Landing pages should clearly outline the value of the content they offer, while making it easy for a visitor to convert and access that content. But many factors influence how well a landing page converts; such as the page copy, the content offer, page design, form fields, CTAs and more.
Regular monitoring and optimisation should always be done to check that landing pages are converting a good number of leads, as well as converting leads of a good quality. So in addition to monitoring conversions on a landing page, it’s important to check how long people stay on the page, to watch how they interact and engage with the page - and if conversions are low, A/B test page elements (and review your content offer) to optimise until you see success.
Many factors influence how well a landing page converts; such as the page copy, the content offer, page design, form fields, CTAs and more.
Use actionable CTAs
From banner CTAs, to buttons, to in-text links, having the right call-to-action text is important to encourage visitors to start their conversion journey - and to lead them to the right information. Good CTAs that incite action use verbs such as ‘Start’, ‘Stop’ or ‘Learn’ followed by a brief description of what your visitor will gain. Eye-catching design will also help, but having the right phrasing is key to improve conversion. It's also important to use the right CTAs on the right pages - for example, if you know that most visitors to your homepage come in at the awareness stage, having an immediate CTA to a bottom-of-funnel offer may not lead to the best conversion rates.
Use lead flow widgets
Used appropriately, pop-ups and lead flow widgets are important elements to include in your conversion strategy as they can recognise site visitors and direct them to relevant content, plus can encourage immediate conversion (i.e. a pop up encouraging visitors to ‘subscribe now’). Designed to help rather than irritate visitors, modern pop-ups and lead flows offer substantial benefit for improving the user experience and enhancing quality conversion rates.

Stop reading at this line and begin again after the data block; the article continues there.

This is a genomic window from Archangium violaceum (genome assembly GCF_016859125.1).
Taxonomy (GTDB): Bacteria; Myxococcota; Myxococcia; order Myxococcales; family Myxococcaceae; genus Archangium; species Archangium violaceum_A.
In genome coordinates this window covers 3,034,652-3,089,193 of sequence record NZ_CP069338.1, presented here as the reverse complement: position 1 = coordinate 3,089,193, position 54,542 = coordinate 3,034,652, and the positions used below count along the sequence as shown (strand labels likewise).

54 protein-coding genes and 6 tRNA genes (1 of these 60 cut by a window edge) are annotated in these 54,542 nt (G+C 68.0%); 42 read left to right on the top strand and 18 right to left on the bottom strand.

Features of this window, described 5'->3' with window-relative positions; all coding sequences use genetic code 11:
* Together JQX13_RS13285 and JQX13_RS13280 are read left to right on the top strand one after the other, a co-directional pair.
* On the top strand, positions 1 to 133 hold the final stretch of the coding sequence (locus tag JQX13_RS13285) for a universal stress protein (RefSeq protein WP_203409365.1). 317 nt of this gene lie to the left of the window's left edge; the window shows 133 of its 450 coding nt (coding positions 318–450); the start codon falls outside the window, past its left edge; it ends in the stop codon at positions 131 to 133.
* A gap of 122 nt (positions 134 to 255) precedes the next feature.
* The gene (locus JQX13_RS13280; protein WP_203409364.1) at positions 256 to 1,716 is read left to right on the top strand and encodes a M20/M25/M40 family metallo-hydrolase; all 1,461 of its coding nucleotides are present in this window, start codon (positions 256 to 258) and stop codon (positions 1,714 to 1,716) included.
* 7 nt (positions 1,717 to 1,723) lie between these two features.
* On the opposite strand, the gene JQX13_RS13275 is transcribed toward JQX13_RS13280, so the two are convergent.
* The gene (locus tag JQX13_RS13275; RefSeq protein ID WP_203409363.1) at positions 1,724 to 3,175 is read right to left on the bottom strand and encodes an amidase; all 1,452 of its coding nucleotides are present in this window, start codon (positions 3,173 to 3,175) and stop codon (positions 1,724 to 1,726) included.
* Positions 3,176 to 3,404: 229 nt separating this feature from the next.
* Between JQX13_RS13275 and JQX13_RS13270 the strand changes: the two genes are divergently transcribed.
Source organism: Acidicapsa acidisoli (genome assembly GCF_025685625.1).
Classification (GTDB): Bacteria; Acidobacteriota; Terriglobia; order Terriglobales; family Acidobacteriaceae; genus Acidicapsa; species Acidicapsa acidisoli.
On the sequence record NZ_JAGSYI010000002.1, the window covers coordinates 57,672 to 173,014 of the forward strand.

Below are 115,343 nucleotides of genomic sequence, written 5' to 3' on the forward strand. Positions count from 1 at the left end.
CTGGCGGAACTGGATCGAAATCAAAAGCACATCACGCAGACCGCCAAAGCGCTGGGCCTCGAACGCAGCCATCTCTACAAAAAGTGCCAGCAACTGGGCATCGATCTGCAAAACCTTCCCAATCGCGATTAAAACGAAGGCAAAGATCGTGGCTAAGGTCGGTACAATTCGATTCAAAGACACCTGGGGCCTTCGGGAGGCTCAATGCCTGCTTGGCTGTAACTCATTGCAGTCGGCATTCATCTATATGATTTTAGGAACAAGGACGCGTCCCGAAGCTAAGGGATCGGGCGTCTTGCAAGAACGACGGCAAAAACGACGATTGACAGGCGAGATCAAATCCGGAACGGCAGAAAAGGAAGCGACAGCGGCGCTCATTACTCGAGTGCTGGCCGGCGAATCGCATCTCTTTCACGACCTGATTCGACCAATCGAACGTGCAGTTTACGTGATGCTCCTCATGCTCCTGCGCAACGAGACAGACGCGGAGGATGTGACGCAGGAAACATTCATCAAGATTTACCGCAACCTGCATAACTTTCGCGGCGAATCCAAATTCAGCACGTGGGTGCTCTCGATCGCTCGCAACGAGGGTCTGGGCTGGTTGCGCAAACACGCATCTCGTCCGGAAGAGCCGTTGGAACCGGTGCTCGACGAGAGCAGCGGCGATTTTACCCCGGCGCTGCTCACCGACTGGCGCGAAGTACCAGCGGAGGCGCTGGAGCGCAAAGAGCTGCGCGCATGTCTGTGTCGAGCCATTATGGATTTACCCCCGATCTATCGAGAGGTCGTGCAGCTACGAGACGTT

Start using on-page chat and messaging tools
If your site visitor has a question right there on the page - what better way to help them than to strike up a conversation? Chat and messenger apps are gaining increasing popularily as contextual conversion tools, as they can help visitors in the moment they are feeling that buying pain, and encourage more personalised relationships with your brand.
Consider your copy and content
Sites that are well optimised for conversion always consider content - from site copy, to headlines and related content assets - to ensure they catch attention, resonate with audience expectations, communicate value and encourage clickthrough.
Good copy and content is always persona-considered; clearly highlighting value as well as the next step in the conversion path. Again, reviewing your data is important here - you need to know which pages and content resonate best with your leads and visitors (and why) and which pages see the best (and worst) conversion rates to indentify areas for improvement.
Considering Your CRO
Conversion rate optimisation is an important and systematic process to use to improve the performance of your website on an ongoing basis.
There are of course many more considerations and tactics that can be used to improve conversion than we’ve listed here - continual monitoring, adjustment and improvement in relation to your goals and KPIs are key to achieving the best results.